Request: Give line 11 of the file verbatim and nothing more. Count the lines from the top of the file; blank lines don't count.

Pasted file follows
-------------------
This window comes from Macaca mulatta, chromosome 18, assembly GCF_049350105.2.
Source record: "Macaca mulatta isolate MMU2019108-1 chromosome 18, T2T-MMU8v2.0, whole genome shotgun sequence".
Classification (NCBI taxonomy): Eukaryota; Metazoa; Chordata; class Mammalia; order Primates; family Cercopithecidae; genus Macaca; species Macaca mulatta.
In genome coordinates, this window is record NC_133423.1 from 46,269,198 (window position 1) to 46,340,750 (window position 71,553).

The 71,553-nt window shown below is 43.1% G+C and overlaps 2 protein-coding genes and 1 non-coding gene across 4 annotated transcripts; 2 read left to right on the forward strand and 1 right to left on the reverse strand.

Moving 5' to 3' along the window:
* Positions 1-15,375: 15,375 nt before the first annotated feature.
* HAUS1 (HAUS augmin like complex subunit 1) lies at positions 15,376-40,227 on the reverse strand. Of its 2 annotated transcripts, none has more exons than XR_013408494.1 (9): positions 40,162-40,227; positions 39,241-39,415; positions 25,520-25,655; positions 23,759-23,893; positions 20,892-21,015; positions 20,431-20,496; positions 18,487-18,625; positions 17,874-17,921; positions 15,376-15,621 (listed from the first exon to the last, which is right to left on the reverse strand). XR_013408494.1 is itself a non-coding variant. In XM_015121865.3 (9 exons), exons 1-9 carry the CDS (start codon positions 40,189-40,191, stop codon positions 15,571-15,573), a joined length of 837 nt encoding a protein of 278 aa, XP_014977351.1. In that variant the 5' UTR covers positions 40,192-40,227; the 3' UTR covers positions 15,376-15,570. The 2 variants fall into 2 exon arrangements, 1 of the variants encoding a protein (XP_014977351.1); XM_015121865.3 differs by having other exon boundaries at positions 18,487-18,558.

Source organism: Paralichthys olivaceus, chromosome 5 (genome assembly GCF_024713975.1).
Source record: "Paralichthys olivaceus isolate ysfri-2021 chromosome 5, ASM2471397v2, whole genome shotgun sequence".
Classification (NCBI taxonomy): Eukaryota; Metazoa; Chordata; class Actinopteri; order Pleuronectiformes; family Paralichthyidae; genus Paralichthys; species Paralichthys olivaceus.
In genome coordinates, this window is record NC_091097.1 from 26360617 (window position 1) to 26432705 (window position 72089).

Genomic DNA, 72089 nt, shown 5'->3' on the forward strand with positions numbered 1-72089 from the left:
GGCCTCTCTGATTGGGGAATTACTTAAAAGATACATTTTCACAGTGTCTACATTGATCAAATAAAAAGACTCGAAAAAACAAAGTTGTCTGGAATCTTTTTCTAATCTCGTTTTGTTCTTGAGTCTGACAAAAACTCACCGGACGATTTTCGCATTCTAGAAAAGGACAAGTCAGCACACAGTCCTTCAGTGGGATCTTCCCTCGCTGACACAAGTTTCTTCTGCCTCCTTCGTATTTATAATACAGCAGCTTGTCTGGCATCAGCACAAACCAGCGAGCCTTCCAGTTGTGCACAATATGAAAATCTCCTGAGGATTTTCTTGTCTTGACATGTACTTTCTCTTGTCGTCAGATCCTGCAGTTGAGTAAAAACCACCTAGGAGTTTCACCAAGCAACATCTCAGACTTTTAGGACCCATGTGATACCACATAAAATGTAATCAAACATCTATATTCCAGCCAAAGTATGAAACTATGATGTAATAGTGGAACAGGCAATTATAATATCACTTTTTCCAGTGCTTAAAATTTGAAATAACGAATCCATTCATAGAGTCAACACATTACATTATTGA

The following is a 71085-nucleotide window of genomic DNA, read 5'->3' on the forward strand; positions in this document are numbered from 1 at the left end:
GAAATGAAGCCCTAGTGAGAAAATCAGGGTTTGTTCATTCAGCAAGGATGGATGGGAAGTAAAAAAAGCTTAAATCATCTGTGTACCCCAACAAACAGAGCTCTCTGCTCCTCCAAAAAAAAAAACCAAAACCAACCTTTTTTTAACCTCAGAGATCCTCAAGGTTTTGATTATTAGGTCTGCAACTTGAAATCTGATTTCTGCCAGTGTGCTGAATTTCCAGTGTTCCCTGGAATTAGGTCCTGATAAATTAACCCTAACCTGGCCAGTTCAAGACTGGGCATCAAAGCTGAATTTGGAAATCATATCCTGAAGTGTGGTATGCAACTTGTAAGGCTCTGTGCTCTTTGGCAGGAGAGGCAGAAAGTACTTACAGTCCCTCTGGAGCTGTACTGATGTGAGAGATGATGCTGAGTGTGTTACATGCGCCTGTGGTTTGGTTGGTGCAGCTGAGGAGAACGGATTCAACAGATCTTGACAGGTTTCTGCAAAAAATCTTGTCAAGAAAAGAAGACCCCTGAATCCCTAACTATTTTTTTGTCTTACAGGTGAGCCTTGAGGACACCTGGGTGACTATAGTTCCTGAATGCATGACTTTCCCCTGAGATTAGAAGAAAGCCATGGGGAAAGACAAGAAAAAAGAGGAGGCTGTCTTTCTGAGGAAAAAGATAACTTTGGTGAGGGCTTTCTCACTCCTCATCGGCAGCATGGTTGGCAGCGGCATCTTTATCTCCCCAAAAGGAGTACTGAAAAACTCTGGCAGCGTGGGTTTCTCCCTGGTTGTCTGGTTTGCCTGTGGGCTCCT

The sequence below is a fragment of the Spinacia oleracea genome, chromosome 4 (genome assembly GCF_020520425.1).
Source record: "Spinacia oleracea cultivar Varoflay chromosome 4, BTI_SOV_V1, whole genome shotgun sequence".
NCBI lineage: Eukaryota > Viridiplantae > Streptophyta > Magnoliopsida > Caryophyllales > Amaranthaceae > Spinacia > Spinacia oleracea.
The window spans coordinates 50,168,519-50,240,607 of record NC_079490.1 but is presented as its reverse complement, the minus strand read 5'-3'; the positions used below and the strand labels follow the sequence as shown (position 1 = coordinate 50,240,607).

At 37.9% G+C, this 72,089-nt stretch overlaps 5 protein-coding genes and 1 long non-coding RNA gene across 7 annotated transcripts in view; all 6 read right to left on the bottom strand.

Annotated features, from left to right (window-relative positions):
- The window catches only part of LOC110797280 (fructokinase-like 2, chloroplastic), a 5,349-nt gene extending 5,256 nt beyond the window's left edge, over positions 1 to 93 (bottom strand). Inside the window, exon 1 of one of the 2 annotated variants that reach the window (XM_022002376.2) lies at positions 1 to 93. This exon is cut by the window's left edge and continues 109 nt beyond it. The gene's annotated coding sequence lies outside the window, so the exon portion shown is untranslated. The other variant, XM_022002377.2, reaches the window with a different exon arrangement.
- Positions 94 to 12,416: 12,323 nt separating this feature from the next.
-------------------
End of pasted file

Classification (NCBI taxonomy): Eukaryota; Metazoa; Chordata; class Actinopteri; order Pleuronectiformes; family Paralichthyidae; genus Paralichthys; species Paralichthys olivaceus.